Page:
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Journal of Kerman University of Medical Sciences ; 29(4):368-377, 2022.
Article in English | EMBASE | ID: covidwho-2010569


Background: The COVID-19 pandemic is a red alarm for global health, so researchers around the world are working on it to design an effective vaccine against it. Protein is one of the candidates for vaccine development which plays an important role in virus pathogenesis. Accordingly, this study was done to evaluate the critical characteristic of this protein as a vaccine candidate using in-silico analysis. Methods: The sequence of SARS-CoV-2-associated E protein was recruited from NCBI and subjected to the IEDB software to evaluate the most potent epitopes. The capacity of the interactions of HLA-I and HLA-II molecules with selective peptides was studied using IEBD tool kit. The E protein sequence was subjected to B cell and T cell tests to realize the most promising peptides that could act as COVID-19 vaccine. Results: Among the tested peptides for the T cell-test, this study found two interesting epitopes: VSEETGTLI and LTALRLCAY that exhibit high binding affinity as a strong indicator to HLA-I and HLA-II alleles together. The results of the analysis demonstrated that some epitopes in the E protein have a relatively higher immunogenicity score based on interaction with HLA-II, such as SEETGTLIVNSVLLF, TLIVNSVLLFLAFVV, LAFVVFLLVTLAILT, LAILTALRLCAYCCN, and SVLLFLAFVVFLLVT. Furthermore, two sequences (FVSEET and PSFYVYSRVKNLNSSRVP) were reported as the selective linear epitopes for B cell, on the surface of SARS-CoV-2 E protein and being Immunogenic. Conclusion: Since E protein can stimulate favorable immune responses, T and B-cell responses, its evaluation in patients with COVID-19 is of a great importance.

Open Forum Infectious Diseases ; 7(SUPPL 1):S166, 2020.
Article in English | EMBASE | ID: covidwho-1185703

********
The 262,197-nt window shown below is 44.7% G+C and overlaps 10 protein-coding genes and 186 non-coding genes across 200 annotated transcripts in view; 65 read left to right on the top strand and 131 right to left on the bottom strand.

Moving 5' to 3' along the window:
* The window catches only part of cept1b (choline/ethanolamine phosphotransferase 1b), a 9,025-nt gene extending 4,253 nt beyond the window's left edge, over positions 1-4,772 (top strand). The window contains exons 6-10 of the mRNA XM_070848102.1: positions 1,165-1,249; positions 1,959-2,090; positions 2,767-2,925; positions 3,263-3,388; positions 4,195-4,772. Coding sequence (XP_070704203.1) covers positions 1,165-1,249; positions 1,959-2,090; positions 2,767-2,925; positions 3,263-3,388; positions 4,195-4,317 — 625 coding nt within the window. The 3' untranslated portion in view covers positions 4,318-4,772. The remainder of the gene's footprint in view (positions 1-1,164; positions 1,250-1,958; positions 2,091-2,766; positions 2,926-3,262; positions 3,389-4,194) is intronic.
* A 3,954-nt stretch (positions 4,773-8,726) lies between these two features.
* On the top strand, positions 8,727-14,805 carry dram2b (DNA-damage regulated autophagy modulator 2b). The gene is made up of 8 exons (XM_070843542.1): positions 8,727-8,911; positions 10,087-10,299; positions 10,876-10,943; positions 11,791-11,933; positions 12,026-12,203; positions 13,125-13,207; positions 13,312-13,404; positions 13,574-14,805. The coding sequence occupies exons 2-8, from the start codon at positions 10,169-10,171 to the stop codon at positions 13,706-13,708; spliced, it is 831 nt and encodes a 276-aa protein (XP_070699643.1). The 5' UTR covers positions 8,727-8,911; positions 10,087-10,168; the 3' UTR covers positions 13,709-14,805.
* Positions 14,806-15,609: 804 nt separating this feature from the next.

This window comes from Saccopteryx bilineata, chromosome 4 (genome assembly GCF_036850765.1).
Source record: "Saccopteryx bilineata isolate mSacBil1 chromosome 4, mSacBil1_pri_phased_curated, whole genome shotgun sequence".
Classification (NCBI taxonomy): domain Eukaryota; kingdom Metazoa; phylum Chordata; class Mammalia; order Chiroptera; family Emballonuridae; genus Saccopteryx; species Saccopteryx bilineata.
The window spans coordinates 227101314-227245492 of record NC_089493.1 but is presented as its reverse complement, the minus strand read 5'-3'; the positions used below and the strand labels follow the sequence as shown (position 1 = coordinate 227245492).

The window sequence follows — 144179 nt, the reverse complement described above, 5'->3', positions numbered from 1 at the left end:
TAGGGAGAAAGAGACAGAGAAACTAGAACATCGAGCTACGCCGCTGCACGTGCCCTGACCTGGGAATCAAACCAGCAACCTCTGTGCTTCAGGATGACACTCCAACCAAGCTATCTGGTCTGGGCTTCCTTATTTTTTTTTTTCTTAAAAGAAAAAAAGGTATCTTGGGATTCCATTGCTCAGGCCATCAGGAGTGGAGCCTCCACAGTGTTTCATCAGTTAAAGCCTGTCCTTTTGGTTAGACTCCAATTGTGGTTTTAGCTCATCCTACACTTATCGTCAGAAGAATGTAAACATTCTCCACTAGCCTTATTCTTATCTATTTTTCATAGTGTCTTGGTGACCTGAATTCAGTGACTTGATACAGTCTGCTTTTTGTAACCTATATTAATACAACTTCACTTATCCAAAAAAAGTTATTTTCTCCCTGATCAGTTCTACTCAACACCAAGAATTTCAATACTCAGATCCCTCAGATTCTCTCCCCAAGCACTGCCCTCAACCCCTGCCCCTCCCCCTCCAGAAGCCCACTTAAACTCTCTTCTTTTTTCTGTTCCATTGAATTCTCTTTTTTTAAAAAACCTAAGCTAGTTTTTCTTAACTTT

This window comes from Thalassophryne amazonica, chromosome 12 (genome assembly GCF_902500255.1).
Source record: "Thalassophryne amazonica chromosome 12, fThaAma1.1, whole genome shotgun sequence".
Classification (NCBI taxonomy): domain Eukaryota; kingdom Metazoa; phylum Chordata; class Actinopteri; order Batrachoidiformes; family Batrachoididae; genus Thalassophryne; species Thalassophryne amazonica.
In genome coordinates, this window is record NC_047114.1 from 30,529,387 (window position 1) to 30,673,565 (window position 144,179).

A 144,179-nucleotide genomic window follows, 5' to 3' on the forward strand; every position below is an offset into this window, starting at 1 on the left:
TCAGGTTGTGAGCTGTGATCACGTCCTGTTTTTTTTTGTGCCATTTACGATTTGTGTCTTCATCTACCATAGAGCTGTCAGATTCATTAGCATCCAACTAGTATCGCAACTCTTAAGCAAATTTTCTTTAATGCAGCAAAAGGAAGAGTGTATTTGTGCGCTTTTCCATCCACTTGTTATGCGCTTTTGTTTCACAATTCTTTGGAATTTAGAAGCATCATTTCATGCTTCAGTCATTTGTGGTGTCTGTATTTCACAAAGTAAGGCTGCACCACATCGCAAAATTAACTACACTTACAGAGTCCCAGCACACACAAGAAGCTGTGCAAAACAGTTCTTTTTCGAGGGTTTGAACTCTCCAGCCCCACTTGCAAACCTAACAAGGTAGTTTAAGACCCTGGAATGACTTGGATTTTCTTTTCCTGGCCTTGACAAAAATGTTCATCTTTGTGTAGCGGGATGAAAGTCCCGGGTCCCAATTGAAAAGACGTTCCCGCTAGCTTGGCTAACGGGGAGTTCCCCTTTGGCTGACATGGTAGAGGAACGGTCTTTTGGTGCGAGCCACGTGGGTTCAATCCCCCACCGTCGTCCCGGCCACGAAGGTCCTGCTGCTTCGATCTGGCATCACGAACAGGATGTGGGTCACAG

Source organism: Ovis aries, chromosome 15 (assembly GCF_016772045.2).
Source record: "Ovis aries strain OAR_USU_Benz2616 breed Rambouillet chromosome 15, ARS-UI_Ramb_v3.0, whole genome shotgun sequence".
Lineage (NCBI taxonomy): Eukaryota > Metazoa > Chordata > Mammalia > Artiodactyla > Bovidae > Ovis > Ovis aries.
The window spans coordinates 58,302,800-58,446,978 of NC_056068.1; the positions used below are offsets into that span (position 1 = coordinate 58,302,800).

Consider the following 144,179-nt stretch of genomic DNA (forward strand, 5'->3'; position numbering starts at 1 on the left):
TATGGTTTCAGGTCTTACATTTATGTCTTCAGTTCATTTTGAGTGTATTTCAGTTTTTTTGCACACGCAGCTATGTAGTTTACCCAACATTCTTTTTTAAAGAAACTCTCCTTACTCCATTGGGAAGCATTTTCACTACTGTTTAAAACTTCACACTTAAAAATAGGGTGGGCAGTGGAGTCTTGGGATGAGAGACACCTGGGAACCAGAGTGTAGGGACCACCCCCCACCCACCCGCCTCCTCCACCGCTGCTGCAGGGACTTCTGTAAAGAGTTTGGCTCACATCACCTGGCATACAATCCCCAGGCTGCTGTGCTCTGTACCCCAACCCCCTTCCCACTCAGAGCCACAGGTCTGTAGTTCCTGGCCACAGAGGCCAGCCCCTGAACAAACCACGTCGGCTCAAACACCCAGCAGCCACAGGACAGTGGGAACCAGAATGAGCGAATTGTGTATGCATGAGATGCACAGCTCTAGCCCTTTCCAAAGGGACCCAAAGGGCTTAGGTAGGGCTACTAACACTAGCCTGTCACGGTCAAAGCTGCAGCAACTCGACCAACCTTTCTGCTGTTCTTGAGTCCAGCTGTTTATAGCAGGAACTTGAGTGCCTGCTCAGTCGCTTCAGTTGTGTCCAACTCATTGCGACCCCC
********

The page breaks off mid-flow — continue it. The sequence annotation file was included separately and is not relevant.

Background: The majority of COVID-19 morbidity and mortality occurs in patients who progress to mechanical ventilation. Therefore, therapeutic interventions targeting the mitigation of this complication would markedly improve outcomes and reduce healthcare utilization. Methods: Patients with COVID-19 from two hospitals in San Diego, California were randomized at a 1:1 ratio to receive standard of care (SOC) plus intravenous immunoglobulin (IVIG) at 0.5 g/kg/day x 3 days with solumedrol 40 mg 30 minutes before infusion (IVIG group) versus SOC alone. The primary composite endpoint was receipt of mechanical ventilation or death before receiving ventilation. Patients were followed until discharge to home or up to 30 days from time of enrollment. Results: Sixteen patients received IVIG plus SOC and 17 SOC alone. The median age was 54 years for SOC and 57 years for IVIG. Median time from hospital admission to study enrollment was 1 day (range 0-4) for SOC and 2 days (range 0-8) for IVIG. APACHE II scores and Charlson comorbidity indices were similar for IVIG and SOC (median 8 vs 7 and 2 for both, respectively). Seven SOC patients achieved the composite endpoint (6 ventilated, 1 death) versus 2 IVIG patients (2 ventilated), p=0.12, Fisher exact test. Among the subgroup with an estimated A-a gradient of >200 mm Hg at time of enrollment, the IVIG group showed a lower rate of progression to the composite endpoint (2/14 vs 7/12, p=0.04 Fisher exact test), shorter median hospital length (11 vs 24 days, p=0.001 Mann Whitney U), and shorter median intensive care unit (ICU) stay (3 vs 13 days, p=0.005 Mann Whitey U). Conclusion: This small, prospective, randomized, open-label study showed that when administered to hypoxic non-ventilated COVID-19 patients with an A-a gradient of >200 mm Hg (corresponding to a requirement of 6 liters O2 via nasal cannula to achieve an SpO2 of 92%), IVIG significantly decreased the rates of progression to mechanical ventilation, ICU length of stay, and total hospital length of stay. A Phase 3 prospective, randomized, placebo-controlled, multicenter trial is underway to further validate these findings.